Inhibition of HER2 in HER2-amplified breast cancer has been remarkably successful clinically, as demonstrated by the efficacy of HER-kinase inhibitors and HER2-antibody treatments. Whilst resistance to HER2 inhibition is common in the metastatic setting, the specific programs downstream of HER2 driving resistance are not established. Through genomic profiling of 733 HER2-amplified breast cancers, we identify enrichment of somatic alterations that promote MEK/ERK signaling in metastatic tumors with shortened progression-free survival on anti-HER2 therapy. These mutations, including NF1 loss and ERBB2 activating mutations, are sufficient to mediate resistance to FDA-approved HER2 kinase inhibitors including tucatinib and neratinib. Moreover, resistant tumors lose AKT dependence while undergoing a dramatic sensitization to MEK/ERK inhibition. Mechanistically, this driver pathway switch is a result of MEK-dependent activation of CDK2 kinase. These results establish genetic activation of MAPK as a recurrent mechanism of anti-HER2 therapy resistance that may be effectively combated with MEK/ERK inhibitors.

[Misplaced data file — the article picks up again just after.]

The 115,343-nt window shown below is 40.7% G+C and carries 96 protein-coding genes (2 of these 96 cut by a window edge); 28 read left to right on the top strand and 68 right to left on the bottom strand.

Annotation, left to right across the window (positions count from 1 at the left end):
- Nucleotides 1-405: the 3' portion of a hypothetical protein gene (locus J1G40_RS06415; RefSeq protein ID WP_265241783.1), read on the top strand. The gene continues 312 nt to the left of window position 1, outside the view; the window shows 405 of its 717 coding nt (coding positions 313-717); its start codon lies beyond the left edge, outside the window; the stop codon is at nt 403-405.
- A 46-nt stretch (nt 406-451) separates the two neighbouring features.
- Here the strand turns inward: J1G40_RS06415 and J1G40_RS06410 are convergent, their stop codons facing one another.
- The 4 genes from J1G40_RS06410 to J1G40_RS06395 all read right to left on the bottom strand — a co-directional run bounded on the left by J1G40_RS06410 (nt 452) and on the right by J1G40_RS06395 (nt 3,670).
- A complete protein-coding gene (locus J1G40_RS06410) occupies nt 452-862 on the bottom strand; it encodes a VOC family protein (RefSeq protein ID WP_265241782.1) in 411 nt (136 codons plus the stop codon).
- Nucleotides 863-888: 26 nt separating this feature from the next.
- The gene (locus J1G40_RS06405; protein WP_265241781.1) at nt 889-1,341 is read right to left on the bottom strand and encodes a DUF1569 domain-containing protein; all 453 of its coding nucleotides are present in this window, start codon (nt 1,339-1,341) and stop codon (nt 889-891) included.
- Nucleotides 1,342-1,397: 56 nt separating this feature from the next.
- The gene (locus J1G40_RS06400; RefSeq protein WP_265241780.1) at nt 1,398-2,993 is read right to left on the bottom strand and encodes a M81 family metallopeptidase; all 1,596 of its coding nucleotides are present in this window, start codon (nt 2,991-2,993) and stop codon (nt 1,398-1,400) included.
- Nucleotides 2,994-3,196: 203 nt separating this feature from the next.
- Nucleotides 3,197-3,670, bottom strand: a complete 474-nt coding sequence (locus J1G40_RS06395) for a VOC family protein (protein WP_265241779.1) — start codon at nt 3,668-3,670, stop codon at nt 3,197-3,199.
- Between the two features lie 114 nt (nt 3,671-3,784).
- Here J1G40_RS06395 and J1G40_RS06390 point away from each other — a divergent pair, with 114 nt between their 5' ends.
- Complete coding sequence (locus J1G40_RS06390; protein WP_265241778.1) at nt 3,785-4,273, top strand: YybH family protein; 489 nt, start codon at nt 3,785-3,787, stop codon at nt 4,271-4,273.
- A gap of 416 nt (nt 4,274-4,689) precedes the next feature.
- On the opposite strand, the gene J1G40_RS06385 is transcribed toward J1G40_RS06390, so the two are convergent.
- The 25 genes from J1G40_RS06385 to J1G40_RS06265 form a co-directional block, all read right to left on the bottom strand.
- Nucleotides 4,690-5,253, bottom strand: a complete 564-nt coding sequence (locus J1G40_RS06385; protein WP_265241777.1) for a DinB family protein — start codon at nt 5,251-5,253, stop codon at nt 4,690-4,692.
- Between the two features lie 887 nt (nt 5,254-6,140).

© 2021. The Author(s).